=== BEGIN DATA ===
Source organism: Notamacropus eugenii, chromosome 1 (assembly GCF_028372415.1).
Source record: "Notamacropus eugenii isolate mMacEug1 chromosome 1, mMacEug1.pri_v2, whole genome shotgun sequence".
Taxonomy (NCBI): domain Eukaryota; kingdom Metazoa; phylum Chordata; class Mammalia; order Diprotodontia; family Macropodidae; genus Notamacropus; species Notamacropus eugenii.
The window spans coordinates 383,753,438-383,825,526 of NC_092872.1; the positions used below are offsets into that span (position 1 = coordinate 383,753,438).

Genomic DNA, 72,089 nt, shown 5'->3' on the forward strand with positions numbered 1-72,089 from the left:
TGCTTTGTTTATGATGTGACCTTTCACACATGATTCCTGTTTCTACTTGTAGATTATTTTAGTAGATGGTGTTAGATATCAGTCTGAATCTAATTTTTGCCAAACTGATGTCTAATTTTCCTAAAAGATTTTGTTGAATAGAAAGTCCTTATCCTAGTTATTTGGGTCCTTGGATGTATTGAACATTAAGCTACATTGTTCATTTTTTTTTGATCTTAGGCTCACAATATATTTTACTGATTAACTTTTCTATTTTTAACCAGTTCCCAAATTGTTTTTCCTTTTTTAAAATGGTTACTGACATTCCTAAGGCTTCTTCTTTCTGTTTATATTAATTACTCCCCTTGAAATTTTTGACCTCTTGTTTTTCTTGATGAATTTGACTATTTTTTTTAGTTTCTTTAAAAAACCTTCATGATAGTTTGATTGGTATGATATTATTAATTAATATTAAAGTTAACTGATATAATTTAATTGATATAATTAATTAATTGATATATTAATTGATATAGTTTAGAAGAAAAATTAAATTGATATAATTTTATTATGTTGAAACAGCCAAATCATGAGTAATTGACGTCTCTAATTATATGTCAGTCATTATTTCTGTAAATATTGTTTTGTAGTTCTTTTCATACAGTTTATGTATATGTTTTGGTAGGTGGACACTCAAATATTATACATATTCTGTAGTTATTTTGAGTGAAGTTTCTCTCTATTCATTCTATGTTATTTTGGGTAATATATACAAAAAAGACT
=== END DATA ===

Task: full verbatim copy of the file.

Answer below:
Source organism: Notamacropus eugenii, chromosome 1 (assembly GCF_028372415.1).
Source record: "Notamacropus eugenii isolate mMacEug1 chromosome 1, mMacEug1.pri_v2, whole genome shotgun sequence".
Taxonomy (NCBI): domain Eukaryota; kingdom Metazoa; phylum Chordata; class Mammalia; order Diprotodontia; family Macropodidae; genus Notamacropus; species Notamacropus eugenii.
The window spans coordinates 383,753,438-383,825,526 of NC_092872.1; the positions used below are offsets into that span (position 1 = coordinate 383,753,438).

Genomic DNA, 72,089 nt, shown 5'->3' on the forward strand with positions numbered 1-72,089 from the left:
TGCTTTGTTTATGATGTGACCTTTCACACATGATTCCTGTTTCTACTTGTAGATTATTTTAGTAGATGGTGTTAGATATCAGTCTGAATCTAATTTTTGCCAAACTGATGTCTAATTTTCCTAAAAGATTTTGTTGAATAGAAAGTCCTTATCCTAGTTATTTGGGTCCTTGGATGTATTGAACATTAAGCTACATTGTTCATTTTTTTTTGATCTTAGGCTCACAATATATTTTACTGATTAACTTTTCTATTTTTAACCAGTTCCCAAATTGTTTTTCCTTTTTTAAAATGGTTACTGACATTCCTAAGGCTTCTTCTTTCTGTTTATATTAATTACTCCCCTTGAAATTTTTGACCTCTTGTTTTTCTTGATGAATTTGACTATTTTTTTTAGTTTCTTTAAAAAACCTTCATGATAGTTTGATTGGTATGATATTATTAATTAATATTAAAGTTAACTGATATAATTTAATTGATATAATTAATTAATTGATATATTAATTGATATAGTTTAGAAGAAAAATTAAATTGATATAATTTTATTATGTTGAAACAGCCAAATCATGAGTAATTGACGTCTCTAATTATATGTCAGTCATTATTTCTGTAAATATTGTTTTGTAGTTCTTTTCATACAGTTTATGTATATGTTTTGGTAGGTGGACACTCAAATATTATACATATTCTGTAGTTATTTTGAGTGAAGTTTCTCTCTATTCATTCTATGTTATTTTGGGTAATATATACAAAAAAGACT